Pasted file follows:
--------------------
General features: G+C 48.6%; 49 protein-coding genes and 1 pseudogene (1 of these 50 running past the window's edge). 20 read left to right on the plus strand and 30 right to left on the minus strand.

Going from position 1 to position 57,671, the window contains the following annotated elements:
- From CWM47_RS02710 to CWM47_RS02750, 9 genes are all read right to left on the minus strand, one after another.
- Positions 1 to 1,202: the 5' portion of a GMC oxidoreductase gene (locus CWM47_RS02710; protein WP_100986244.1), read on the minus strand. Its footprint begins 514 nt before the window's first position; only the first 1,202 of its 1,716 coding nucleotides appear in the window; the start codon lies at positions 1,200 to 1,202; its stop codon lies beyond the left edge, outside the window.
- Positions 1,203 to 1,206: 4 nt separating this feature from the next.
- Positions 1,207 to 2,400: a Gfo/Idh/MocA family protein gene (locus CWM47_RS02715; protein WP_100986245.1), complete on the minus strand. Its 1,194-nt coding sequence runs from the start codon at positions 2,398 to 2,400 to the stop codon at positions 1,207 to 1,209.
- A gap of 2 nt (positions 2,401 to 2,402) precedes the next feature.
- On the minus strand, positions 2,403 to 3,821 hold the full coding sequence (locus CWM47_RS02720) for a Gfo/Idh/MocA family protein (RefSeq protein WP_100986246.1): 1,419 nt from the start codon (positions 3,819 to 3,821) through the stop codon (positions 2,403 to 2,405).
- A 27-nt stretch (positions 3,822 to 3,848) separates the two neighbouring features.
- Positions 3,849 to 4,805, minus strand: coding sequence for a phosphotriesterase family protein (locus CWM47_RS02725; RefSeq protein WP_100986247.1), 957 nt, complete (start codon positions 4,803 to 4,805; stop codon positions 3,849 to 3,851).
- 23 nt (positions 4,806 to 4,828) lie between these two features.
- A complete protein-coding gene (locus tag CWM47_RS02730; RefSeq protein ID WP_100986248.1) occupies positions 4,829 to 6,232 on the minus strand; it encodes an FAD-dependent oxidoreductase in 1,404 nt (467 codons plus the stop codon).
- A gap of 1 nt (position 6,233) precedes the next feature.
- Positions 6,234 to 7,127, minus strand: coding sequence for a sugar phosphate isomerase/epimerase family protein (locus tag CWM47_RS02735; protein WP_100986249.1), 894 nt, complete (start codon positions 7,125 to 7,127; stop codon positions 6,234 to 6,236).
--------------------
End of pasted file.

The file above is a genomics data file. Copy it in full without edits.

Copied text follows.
General features: G+C 48.6%; 49 protein-coding genes and 1 pseudogene (1 of these 50 running past the window's edge). 20 read left to right on the plus strand and 30 right to left on the minus strand.

Going from position 1 to position 57,671, the window contains the following annotated elements:
- From CWM47_RS02710 to CWM47_RS02750, 9 genes are all read right to left on the minus strand, one after another.
- Positions 1 to 1,202: the 5' portion of a GMC oxidoreductase gene (locus CWM47_RS02710; protein WP_100986244.1), read on the minus strand. Its footprint begins 514 nt before the window's first position; only the first 1,202 of its 1,716 coding nucleotides appear in the window; the start codon lies at positions 1,200 to 1,202; its stop codon lies beyond the left edge, outside the window.
- Positions 1,203 to 1,206: 4 nt separating this feature from the next.
- Positions 1,207 to 2,400: a Gfo/Idh/MocA family protein gene (locus CWM47_RS02715; protein WP_100986245.1), complete on the minus strand. Its 1,194-nt coding sequence runs from the start codon at positions 2,398 to 2,400 to the stop codon at positions 1,207 to 1,209.
- A gap of 2 nt (positions 2,401 to 2,402) precedes the next feature.
- On the minus strand, positions 2,403 to 3,821 hold the full coding sequence (locus CWM47_RS02720) for a Gfo/Idh/MocA family protein (RefSeq protein WP_100986246.1): 1,419 nt from the start codon (positions 3,819 to 3,821) through the stop codon (positions 2,403 to 2,405).
- A 27-nt stretch (positions 3,822 to 3,848) separates the two neighbouring features.
- Positions 3,849 to 4,805, minus strand: coding sequence for a phosphotriesterase family protein (locus CWM47_RS02725; RefSeq protein WP_100986247.1), 957 nt, complete (start codon positions 4,803 to 4,805; stop codon positions 3,849 to 3,851).
- 23 nt (positions 4,806 to 4,828) lie between these two features.
- A complete protein-coding gene (locus tag CWM47_RS02730; RefSeq protein ID WP_100986248.1) occupies positions 4,829 to 6,232 on the minus strand; it encodes an FAD-dependent oxidoreductase in 1,404 nt (467 codons plus the stop codon).
- A gap of 1 nt (position 6,233) precedes the next feature.
- Positions 6,234 to 7,127, minus strand: coding sequence for a sugar phosphate isomerase/epimerase family protein (locus tag CWM47_RS02735; protein WP_100986249.1), 894 nt, complete (start codon positions 7,125 to 7,127; stop codon positions 6,234 to 6,236).